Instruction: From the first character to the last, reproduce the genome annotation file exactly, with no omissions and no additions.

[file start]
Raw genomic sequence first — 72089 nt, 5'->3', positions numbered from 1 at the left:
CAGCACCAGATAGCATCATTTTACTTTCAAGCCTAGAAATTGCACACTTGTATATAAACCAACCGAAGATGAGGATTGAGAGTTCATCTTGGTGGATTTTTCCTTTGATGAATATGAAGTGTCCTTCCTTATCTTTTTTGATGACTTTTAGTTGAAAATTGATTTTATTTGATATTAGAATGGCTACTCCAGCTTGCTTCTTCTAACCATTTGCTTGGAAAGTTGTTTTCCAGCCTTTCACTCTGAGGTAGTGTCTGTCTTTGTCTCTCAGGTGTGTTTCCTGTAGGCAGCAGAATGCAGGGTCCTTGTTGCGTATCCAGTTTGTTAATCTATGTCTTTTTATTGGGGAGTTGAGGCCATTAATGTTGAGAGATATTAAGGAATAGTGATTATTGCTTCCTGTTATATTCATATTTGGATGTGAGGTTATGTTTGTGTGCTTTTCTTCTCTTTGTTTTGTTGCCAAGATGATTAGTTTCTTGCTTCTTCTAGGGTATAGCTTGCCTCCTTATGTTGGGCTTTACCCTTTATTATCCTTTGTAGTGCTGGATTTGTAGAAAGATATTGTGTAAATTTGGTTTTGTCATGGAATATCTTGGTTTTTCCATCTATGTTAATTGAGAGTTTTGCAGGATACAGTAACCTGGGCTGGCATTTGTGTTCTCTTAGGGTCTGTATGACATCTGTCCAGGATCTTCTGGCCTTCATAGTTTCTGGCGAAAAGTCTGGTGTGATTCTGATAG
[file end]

Raw genomic sequence first — 72089 nt, 5'->3', positions numbered from 1 at the left:
CAGCACCAGATAGCATCATTTTACTTTCAAGCCTAGAAATTGCACACTTGTATATAAACCAACCGAAGATGAGGATTGAGAGTTCATCTTGGTGGATTTTTCCTTTGATGAATATGAAGTGTCCTTCCTTATCTTTTTTGATGACTTTTAGTTGAAAATTGATTTTATTTGATATTAGAATGGCTACTCCAGCTTGCTTCTTCTAACCATTTGCTTGGAAAGTTGTTTTCCAGCCTTTCACTCTGAGGTAGTGTCTGTCTTTGTCTCTCAGGTGTGTTTCCTGTAGGCAGCAGAATGCAGGGTCCTTGTTGCGTATCCAGTTTGTTAATCTATGTCTTTTTATTGGGGAGTTGAGGCCATTAATGTTGAGAGATATTAAGGAATAGTGATTATTGCTTCCTGTTATATTCATATTTGGATGTGAGGTTATGTTTGTGTGCTTTTCTTCTCTTTGTTTTGTTGCCAAGATGATTAGTTTCTTGCTTCTTCTAGGGTATAGCTTGCCTCCTTATGTTGGGCTTTACCCTTTATTATCCTTTGTAGTGCTGGATTTGTAGAAAGATATTGTGTAAATTTGGTTTTGTCATGGAATATCTTGGTTTTTCCATCTATGTTAATTGAGAGTTTTGCAGGATACAGTAACCTGGGCTGGCATTTGTGTTCTCTTAGGGTCTGTATGACATCTGTCCAGGATCTTCTGGCCTTCATAGTTTCTGGCGAAAAGTCTGGTGTGATTCTGATAG